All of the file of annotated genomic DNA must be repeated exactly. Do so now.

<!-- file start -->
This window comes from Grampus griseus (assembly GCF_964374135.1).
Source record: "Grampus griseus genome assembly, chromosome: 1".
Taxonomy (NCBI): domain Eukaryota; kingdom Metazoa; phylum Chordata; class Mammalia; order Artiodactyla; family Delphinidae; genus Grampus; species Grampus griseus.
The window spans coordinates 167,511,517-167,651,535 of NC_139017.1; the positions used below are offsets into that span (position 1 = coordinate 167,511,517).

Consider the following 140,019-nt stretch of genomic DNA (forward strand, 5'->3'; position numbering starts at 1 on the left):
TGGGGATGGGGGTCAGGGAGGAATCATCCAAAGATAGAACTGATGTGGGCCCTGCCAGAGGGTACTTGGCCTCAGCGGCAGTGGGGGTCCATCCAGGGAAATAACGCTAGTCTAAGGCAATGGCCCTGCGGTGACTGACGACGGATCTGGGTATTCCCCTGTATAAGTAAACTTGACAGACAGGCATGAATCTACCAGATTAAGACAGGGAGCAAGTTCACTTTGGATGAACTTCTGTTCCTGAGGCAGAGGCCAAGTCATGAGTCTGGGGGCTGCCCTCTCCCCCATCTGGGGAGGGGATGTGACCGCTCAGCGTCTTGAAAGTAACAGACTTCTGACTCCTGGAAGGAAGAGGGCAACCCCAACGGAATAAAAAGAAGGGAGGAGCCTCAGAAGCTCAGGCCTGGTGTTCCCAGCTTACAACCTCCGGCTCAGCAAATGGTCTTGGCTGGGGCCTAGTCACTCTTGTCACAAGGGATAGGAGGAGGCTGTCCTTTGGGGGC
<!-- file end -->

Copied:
This window comes from Grampus griseus (assembly GCF_964374135.1).
Source record: "Grampus griseus genome assembly, chromosome: 1".
Taxonomy (NCBI): domain Eukaryota; kingdom Metazoa; phylum Chordata; class Mammalia; order Artiodactyla; family Delphinidae; genus Grampus; species Grampus griseus.
The window spans coordinates 167,511,517-167,651,535 of NC_139017.1; the positions used below are offsets into that span (position 1 = coordinate 167,511,517).

Consider the following 140,019-nt stretch of genomic DNA (forward strand, 5'->3'; position numbering starts at 1 on the left):
TGGGGATGGGGGTCAGGGAGGAATCATCCAAAGATAGAACTGATGTGGGCCCTGCCAGAGGGTACTTGGCCTCAGCGGCAGTGGGGGTCCATCCAGGGAAATAACGCTAGTCTAAGGCAATGGCCCTGCGGTGACTGACGACGGATCTGGGTATTCCCCTGTATAAGTAAACTTGACAGACAGGCATGAATCTACCAGATTAAGACAGGGAGCAAGTTCACTTTGGATGAACTTCTGTTCCTGAGGCAGAGGCCAAGTCATGAGTCTGGGGGCTGCCCTCTCCCCCATCTGGGGAGGGGATGTGACCGCTCAGCGTCTTGAAAGTAACAGACTTCTGACTCCTGGAAGGAAGAGGGCAACCCCAACGGAATAAAAAGAAGGGAGGAGCCTCAGAAGCTCAGGCCTGGTGTTCCCAGCTTACAACCTCCGGCTCAGCAAATGGTCTTGGCTGGGGCCTAGTCACTCTTGTCACAAGGGATAGGAGGAGGCTGTCCTTTGGGGGC